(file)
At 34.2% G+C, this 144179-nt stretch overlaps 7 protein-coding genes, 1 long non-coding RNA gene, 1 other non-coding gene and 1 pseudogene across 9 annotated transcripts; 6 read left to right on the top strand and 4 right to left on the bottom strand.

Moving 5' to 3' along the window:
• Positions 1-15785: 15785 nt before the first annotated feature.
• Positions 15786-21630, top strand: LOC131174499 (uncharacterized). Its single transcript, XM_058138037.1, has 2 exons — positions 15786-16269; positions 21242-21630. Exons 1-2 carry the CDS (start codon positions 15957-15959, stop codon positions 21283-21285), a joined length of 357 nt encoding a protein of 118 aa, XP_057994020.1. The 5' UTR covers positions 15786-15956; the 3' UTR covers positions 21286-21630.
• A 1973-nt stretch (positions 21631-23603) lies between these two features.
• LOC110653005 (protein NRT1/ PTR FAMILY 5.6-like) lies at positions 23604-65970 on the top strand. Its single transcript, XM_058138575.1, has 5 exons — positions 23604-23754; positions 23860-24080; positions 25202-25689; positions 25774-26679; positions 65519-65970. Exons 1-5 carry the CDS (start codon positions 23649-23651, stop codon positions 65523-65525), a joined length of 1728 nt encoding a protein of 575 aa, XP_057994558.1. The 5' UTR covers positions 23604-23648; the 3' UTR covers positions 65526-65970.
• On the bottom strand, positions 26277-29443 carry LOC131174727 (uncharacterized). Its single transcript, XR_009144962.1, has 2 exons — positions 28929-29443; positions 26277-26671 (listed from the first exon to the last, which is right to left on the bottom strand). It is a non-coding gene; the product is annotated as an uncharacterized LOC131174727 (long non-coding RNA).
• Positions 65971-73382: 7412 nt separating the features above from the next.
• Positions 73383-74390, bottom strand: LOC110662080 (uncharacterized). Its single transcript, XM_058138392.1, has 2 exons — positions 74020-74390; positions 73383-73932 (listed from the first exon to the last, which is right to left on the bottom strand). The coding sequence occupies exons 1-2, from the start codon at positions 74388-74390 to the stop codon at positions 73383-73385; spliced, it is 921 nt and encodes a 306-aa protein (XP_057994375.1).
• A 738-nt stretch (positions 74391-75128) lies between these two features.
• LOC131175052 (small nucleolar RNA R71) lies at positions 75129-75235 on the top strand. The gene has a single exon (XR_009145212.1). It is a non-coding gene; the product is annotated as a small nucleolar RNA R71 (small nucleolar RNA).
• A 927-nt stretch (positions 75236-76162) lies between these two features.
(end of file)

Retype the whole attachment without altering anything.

At 34.2% G+C, this 144179-nt stretch overlaps 7 protein-coding genes, 1 long non-coding RNA gene, 1 other non-coding gene and 1 pseudogene across 9 annotated transcripts; 6 read left to right on the top strand and 4 right to left on the bottom strand.

Moving 5' to 3' along the window:
• Positions 1-15785: 15785 nt before the first annotated feature.
• Positions 15786-21630, top strand: LOC131174499 (uncharacterized). Its single transcript, XM_058138037.1, has 2 exons — positions 15786-16269; positions 21242-21630. Exons 1-2 carry the CDS (start codon positions 15957-15959, stop codon positions 21283-21285), a joined length of 357 nt encoding a protein of 118 aa, XP_057994020.1. The 5' UTR covers positions 15786-15956; the 3' UTR covers positions 21286-21630.
• A 1973-nt stretch (positions 21631-23603) lies between these two features.
• LOC110653005 (protein NRT1/ PTR FAMILY 5.6-like) lies at positions 23604-65970 on the top strand. Its single transcript, XM_058138575.1, has 5 exons — positions 23604-23754; positions 23860-24080; positions 25202-25689; positions 25774-26679; positions 65519-65970. Exons 1-5 carry the CDS (start codon positions 23649-23651, stop codon positions 65523-65525), a joined length of 1728 nt encoding a protein of 575 aa, XP_057994558.1. The 5' UTR covers positions 23604-23648; the 3' UTR covers positions 65526-65970.
• On the bottom strand, positions 26277-29443 carry LOC131174727 (uncharacterized). Its single transcript, XR_009144962.1, has 2 exons — positions 28929-29443; positions 26277-26671 (listed from the first exon to the last, which is right to left on the bottom strand). It is a non-coding gene; the product is annotated as an uncharacterized LOC131174727 (long non-coding RNA).
• Positions 65971-73382: 7412 nt separating the features above from the next.
• Positions 73383-74390, bottom strand: LOC110662080 (uncharacterized). Its single transcript, XM_058138392.1, has 2 exons — positions 74020-74390; positions 73383-73932 (listed from the first exon to the last, which is right to left on the bottom strand). The coding sequence occupies exons 1-2, from the start codon at positions 74388-74390 to the stop codon at positions 73383-73385; spliced, it is 921 nt and encodes a 306-aa protein (XP_057994375.1).
• A 738-nt stretch (positions 74391-75128) lies between these two features.
• LOC131175052 (small nucleolar RNA R71) lies at positions 75129-75235 on the top strand. The gene has a single exon (XR_009145212.1). It is a non-coding gene; the product is annotated as a small nucleolar RNA R71 (small nucleolar RNA).
• A 927-nt stretch (positions 75236-76162) lies between these two features.